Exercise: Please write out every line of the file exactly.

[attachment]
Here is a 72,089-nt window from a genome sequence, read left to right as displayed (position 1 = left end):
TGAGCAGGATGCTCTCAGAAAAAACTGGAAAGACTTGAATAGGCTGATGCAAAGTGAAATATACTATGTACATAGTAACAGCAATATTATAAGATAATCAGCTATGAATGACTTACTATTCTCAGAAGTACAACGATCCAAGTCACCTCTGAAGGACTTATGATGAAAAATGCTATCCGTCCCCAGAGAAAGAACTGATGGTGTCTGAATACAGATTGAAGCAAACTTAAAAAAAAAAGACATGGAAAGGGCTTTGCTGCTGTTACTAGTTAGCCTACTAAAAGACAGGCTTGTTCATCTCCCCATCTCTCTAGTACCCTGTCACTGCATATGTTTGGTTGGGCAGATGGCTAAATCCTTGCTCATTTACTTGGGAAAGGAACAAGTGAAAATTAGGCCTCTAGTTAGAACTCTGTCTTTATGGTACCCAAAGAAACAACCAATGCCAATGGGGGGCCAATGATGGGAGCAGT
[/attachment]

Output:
Here is a 72,089-nt window from a genome sequence, read left to right as displayed (position 1 = left end):
TGAGCAGGATGCTCTCAGAAAAAACTGGAAAGACTTGAATAGGCTGATGCAAAGTGAAATATACTATGTACATAGTAACAGCAATATTATAAGATAATCAGCTATGAATGACTTACTATTCTCAGAAGTACAACGATCCAAGTCACCTCTGAAGGACTTATGATGAAAAATGCTATCCGTCCCCAGAGAAAGAACTGATGGTGTCTGAATACAGATTGAAGCAAACTTAAAAAAAAAAGACATGGAAAGGGCTTTGCTGCTGTTACTAGTTAGCCTACTAAAAGACAGGCTTGTTCATCTCCCCATCTCTCTAGTACCCTGTCACTGCATATGTTTGGTTGGGCAGATGGCTAAATCCTTGCTCATTTACTTGGGAAAGGAACAAGTGAAAATTAGGCCTCTAGTTAGAACTCTGTCTTTATGGTACCCAAAGAAACAACCAATGCCAATGGGGGGCCAATGATGGGAGCAGT